Recently, Hiromu NONAKA (from former Sonobe-cho) and Seiji MAEHARA (from Kyoto City) are influential diet members from Kyoto Prefecture, politically with NONAKA being a politician of 'the conventional local boss type' using profits-distributing policies and MAEHARA being a politician of 'the new young neo-conservatism type' using policies based on neoliberalism. However, Hiromu NONAKA has retired from the national political arena, lessening his influence.


* For the companies whose headquarters are located in Kyoto Prefecture, refer to 'The category of companies in Kyoto Prefecture.'


The southern area (former Yamashiro Province): tourism industry

The central area (Chutan): agricultural industry, forest industry

The northern area (former Tango Province): fishing industry, water transportation industry

Tourist business

In particular, the southern area (former Yamashiro Province) has a strong tourist industry, due to its inclusion of sight-seeing cities, such as Kyoto City and Uji City.

Agricultural industry and forest industry

Kuromame (black soy bean) is widely cultivated and processed in the central area, as in Sasayama City, Hyogo Prefecture, which is located across this area and where the bean originated. An example of the forest industry in this area is Kitayamasugi (Kitayama cedar trees).

Fishing industry and water transportation industry

With Maizuru-ko Port designated as an important port/harbor, many ships from the Democratic People's Republic of Korea (North Korea) used this port before economic sanctions were enforced. Shin Nihonkai Ferry provides a ferrying service to Otaru-ko Port, Hokkaido.

Features of the areas

The urban areas
The history of urban employment areas (where ten percent of the population commute to city center areas)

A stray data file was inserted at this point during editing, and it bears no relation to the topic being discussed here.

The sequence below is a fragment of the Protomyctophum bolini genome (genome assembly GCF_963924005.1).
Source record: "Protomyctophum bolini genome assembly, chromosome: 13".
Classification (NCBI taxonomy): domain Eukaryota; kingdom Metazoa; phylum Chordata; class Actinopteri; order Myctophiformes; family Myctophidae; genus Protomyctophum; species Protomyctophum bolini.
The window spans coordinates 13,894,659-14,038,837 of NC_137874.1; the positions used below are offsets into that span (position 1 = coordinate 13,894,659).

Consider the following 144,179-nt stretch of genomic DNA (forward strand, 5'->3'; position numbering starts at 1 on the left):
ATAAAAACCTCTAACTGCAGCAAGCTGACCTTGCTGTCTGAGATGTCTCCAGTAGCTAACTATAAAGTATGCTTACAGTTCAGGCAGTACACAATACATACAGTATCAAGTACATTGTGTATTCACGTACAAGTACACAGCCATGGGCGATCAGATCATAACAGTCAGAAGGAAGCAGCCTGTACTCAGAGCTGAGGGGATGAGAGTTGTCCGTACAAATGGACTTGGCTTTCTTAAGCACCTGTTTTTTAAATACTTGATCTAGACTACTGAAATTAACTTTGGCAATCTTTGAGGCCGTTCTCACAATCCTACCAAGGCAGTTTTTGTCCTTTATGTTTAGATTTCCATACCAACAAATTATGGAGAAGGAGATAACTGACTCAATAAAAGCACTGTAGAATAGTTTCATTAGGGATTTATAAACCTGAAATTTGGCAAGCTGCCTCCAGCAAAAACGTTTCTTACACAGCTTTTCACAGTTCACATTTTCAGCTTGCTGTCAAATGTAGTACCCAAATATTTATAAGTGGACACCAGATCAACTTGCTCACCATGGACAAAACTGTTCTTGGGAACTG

Features of each area

Kyoto Prefecture comprises fifteen cities, six counties (gun), ten towns (cho) and a village (mura). All of 町 (town) is pronounced as "cho." Kyoto Prefecture is divided into seven areas by the prefectural government. All population data is from October 1, 2006.

The population of the Tango area: 110,126
Miyazu City, Kyotango City, Yosa-gun (Ine-cho and Yosano-cho)
The population of the Chutan area: 210,129
Fukuchiyama City, Maizuru City and Ayabe City
The population of the Chubu (central) area: 146,980
Kameoka City, Nantan City and Funai-gun (Kyotanba-cho)
The population of the Kyoto City area: 1,472,511
Kyoto City (Kita Ward (Kyoto City), Kamigyo Ward, Sakyo Ward, Nakagyo Ward, Higashiyama Ward, Shimogyo Ward, Minami Ward (Kyoto City), Ukyo Ward, Fushimi Ward, Yamashina Ward and Nishikyo Ward) (where the prefectural government office is located)
The population of the Otokuni area: 148,718
Muko City, Nagaokakyo City, Otokuni-gun (Oyamazaki-cho)
The population of the central Yamashiro area: 445,508
Uji City, Joyo City, Yawata City, Kyotanabe City, Kuse-gun (Kumiyama-cho) and Tsuzuki-gun (Ide-cho and Ujitawara-cho)
The population of the Soraku area: 110,103
Kizugawa City and Soraku-gun (Kasagi-cho, Wazuka-cho, Seika-cho and Minami Yamashiro-mura)

The cities, towns and village that have been in negotiation for merging with each other

Uji City, Joyo City, Uji tawara-cho and ide-cho: The negotiation to merge them did not reach an agreement, and the conference for the negotiation was abolished in August 2007.

North-south problems